Conviction, $500 fine for lockdown breach

A Lake Hawea man has been fined $500 for going jet-boating near Makarora during last year’s Covid-19 lockdown.

Ben Declifford (22), plumber, sought a discharge without conviction when he appeared before Judge Michael Turner in the Queenstown District Court yesterday.

He had already admitted a charge of intentionally failing to comply with a Covid-19 public health response by attending a gathering in an outdoor place under Alert Level 4.

On August 20, three days into the lockdown, he and six others drove in two vehicles, each towing a jet-boat, more than 40km to a boat ramp near Makarora.

They launched the boats and travelled about 40km upriver to Kerin Forks before returning to the ramp.

However, their actions were spotted by Makarora residents, and police were waiting for them when they returned to the ramp.

The seven had formed a bubble just before the lockdown came into effect.

Declifford’s counsel, Alice Milne, said a conviction would cause the defendant difficulty when applying for professional registration, and potentially cost him customers for his new business.

Judge Turner said the gravity of the offending was not low in the context of the worst global pandemic for a century.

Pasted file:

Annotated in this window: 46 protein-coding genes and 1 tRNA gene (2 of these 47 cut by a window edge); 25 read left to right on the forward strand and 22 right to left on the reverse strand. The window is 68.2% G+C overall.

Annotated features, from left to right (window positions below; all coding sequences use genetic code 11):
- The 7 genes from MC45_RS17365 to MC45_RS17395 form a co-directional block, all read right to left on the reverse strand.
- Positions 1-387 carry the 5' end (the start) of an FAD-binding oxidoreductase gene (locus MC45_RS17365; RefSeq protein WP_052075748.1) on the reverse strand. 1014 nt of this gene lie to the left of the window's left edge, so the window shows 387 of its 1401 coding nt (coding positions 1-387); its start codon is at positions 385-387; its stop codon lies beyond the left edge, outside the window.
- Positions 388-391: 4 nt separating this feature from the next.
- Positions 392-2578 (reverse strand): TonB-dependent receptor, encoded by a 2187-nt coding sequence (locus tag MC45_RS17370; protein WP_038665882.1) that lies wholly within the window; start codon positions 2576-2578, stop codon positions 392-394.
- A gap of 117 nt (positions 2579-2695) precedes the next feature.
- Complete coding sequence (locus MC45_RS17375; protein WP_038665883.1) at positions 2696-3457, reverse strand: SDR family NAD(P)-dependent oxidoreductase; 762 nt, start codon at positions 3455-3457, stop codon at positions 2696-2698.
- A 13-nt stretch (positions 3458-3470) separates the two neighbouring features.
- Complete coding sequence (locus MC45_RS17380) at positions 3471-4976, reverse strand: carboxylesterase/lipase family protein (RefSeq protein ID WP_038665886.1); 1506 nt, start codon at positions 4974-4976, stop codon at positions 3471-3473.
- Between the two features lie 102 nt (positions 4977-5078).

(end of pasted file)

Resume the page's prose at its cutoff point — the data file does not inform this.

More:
‘‘You made a deliberate decision to flaunt the rules.

‘‘There was planning and premeditation; the decision was made to go fishing or hunting.’’

His actions showed a ‘‘disregard for the law, the safety of your community and demonstrate a sense of entitlement’’.

He noted five of the men had been granted diversion because they had no criminal history, but a sixth had received a community work sentence because of previous convictions.

Declifford had a conviction for drink-driving in 2020.

The judge did not accept a conviction would cost him potential customers any more than his previous conviction had.

Further, the defendant provided no information on how a conviction would affect professional registration.

Like other consequences he had put forward as likely to follow from a conviction, such as limiting his ability to travel and work, they were ‘‘speculative, or at best, minimal’’.

He dismissed the application for a discharge, and said a conviction was necessary to hold him to account and serve as a deterrent.

-- guy.williams@odt.co.nz

 

 

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